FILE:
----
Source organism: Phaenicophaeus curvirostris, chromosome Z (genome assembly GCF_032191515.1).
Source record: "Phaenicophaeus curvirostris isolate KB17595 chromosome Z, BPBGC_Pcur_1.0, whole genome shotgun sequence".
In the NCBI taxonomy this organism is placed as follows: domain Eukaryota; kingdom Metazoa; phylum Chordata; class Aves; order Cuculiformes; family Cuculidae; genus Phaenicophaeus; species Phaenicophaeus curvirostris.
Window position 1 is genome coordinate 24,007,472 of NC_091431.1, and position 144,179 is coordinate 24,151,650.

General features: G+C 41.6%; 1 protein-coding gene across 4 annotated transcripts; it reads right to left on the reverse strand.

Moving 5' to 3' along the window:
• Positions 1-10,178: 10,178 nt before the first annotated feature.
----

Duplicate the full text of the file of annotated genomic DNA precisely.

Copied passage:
Source organism: Phaenicophaeus curvirostris, chromosome Z (genome assembly GCF_032191515.1).
Source record: "Phaenicophaeus curvirostris isolate KB17595 chromosome Z, BPBGC_Pcur_1.0, whole genome shotgun sequence".
In the NCBI taxonomy this organism is placed as follows: domain Eukaryota; kingdom Metazoa; phylum Chordata; class Aves; order Cuculiformes; family Cuculidae; genus Phaenicophaeus; species Phaenicophaeus curvirostris.
Window position 1 is genome coordinate 24,007,472 of NC_091431.1, and position 144,179 is coordinate 24,151,650.

General features: G+C 41.6%; 1 protein-coding gene across 4 annotated transcripts; it reads right to left on the reverse strand.

Moving 5' to 3' along the window:
• Positions 1-10,178: 10,178 nt before the first annotated feature.